Do you (a FOMO-ridden Instagrammer) love NYC’s current Hilma af Klint and Frida Kahlo exhibitions but — dammit — you were unable to document it for the ’gram because too many people were huddled in front of the most visually stunning artworks? (Hilma’s use of mauve and yellow is so edgy!)
Do I hear a collective yes? Luckily, an artsy entrepreneur who dreamt of building her own “Infinity Room”-meets-29 Rooms, Dream Machine, and Color Factory just partnered with a few Instagram influencers to unveil Art Betchez: An Immersive Experience. Throughout seven separate areas of a still-secret location in Brooklyn, Art Betchez will recreate the environment of some of the paintings made by “badass women” of art history, including the the most yoni-like flowers of Georgia O’Keeffe, Hilma af Klint’s mystic, Insta-friendly charts, and Tamara de Lempicka’s neoclassical, slightly cubist glamour.
Wall projections and three-dimensional props will coexist in an environment that is meant to make the viewer feel as cradled as if they were “crawling back into a womb.”
“Hilma af Klint loved painting swans, so, for her room, we designed a ball pit complete with swan-shaped inflatable floaters — they’re all the rage in the Hamptons right now,” a spokesperson told Hyperallergic, adding that said floaters will be available for sale at the museum’s shop (with a price tag of $79.99).
As for the lush nature favored by the likes of Frida Kahlo and Georgia O’Keeffe, we should expect the recreation of tropical and subtropical landscapes, actually pulsating with life. “God knows how many shipments of live caterpillars we already planned,” the same representative told Hyperallergic. “Our goal is to have live butterflies integrated into the environment.”
The price of admission is quite steep: tickets will sell for $50 and include your immersive-experience standard fare of a lollipop, a selection of fizzy candies, and a beverage. For an extra $5 add-on, you get to clip on a single orchid behind your ear to “channel the Frida Kahlo aesthetic.” With their liquor license still pending, they’re still unsure whether they will be able to make their rosewater-rosé welcome cocktail happen. One can hope!
The museum’s store will also sell shades of lipstick inspired by Tamara de Lempicka’s sirens, flower crowns made of silk “for your inner Frida … or Georgia!”, and your textbook list of witchy accouterments that are now oddly associated with Hilma af Klint, despite the fact that her mysticism was more theosophical than Wiccan.
Art Betchez is ready to retort to any snark: to those who say that you can’t just rip off famous paintings to recreate immersive environments, they patiently show that it’s working pretty well for the Atelier Des Lumières immersive initiative on Gustav Klimt. “Honestly, this is all because the artists we highlight are women,” the press-rep continued. “Haters gonna hate.”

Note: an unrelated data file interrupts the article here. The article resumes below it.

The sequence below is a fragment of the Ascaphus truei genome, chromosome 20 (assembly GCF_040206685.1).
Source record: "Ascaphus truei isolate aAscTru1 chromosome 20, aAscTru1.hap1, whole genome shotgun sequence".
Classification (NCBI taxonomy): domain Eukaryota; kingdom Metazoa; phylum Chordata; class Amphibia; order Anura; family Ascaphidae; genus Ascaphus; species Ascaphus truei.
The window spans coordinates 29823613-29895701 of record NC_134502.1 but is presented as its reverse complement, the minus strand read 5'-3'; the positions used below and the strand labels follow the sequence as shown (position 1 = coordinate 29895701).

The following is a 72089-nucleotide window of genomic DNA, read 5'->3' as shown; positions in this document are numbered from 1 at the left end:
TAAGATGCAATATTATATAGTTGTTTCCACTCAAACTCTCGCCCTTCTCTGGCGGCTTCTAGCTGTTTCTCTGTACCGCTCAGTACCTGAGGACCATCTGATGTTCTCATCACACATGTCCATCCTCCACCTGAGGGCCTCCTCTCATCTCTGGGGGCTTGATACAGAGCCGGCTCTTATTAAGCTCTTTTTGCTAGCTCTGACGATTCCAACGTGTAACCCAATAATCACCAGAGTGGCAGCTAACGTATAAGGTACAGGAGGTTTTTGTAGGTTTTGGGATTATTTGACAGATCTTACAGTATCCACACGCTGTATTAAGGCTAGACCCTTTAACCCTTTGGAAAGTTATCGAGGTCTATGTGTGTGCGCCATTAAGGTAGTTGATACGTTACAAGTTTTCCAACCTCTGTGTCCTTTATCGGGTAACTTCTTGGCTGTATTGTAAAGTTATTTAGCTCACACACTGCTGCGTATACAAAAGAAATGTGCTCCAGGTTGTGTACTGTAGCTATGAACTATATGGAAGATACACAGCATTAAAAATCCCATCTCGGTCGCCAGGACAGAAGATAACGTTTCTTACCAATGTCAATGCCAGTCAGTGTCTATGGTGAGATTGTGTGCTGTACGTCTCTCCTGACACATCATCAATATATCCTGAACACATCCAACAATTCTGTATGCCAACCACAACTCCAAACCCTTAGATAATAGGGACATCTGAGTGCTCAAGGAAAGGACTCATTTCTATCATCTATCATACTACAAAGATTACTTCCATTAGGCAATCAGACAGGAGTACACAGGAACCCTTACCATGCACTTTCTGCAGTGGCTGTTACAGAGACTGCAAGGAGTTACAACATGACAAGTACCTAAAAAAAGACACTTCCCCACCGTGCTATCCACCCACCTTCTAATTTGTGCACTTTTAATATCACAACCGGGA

As for its Instagram potential, it is now common knowledge that having many followers is as prizeworthy as a Master’s degree. And would you rather spend $50 or $50k?
So, you might ask, when can we experience all these marvels? All female painters were witchy, obviously, so Art Betchez will open on Walpurgisnacht (April 30). It will close on Midsummer Night with an immersive Maypole-themed party — flower crowns encouraged!!
Tickets are going on sale this Friday, but given that there’s still time to see both Hilma Af Klint: Paintings from The Future at the Guggenheim and Frida Kahlo: Appearances Can Be Deceiving at the Brooklyn Museum, we would perhaps advise going see the real thing.
A new study posits that rising smog levels in 19th-century London and Paris likely played a role in blurring the lines of realism.
In Seongmin Ahn’s paintings, it is not our past we are looking at but our possible future.
Born in Shiraz, Sokhanvari fled Iran as a child a year before the Revolution and has devoted her artistic practice to the country she left behind.
“We clearly f-ed this one up,” said a Metropolitan Transit Authority rep, adding that the error in the artist’s last name is being fixed.
Join the New-York Historical Society on February 10 for a virtual conversation about our changing relationship to the natural world with Julie Decker, John Grade, and LaMont Hamilton.
At least we won’t have to look at it on Earth.
From residencies, fellowships, and workshops to grants, open calls, and commissions, our monthly list of opportunities for artists, writers, and art workers.
The statue could be a likeness of Trajan Decius, emperor of the Roman Empire from 249 to 251 CE.
The action could disrupt public access to the museum as workers campaign for higher wages and better labor conditions.
Presented by Northwestern’s Block Museum and McCormick School of Engineering, this new exhibition seeks empathy at the boundaries of life. On view in Evanston, Illinois.
Over 500 scholars signed an open letter to reinstate the exhibition, which was postponed in consideration of the ongoing war in Ukraine.
This week, artist studios in the streets of Manhattan, a Texas high school, a Brooklyn apartment, and more.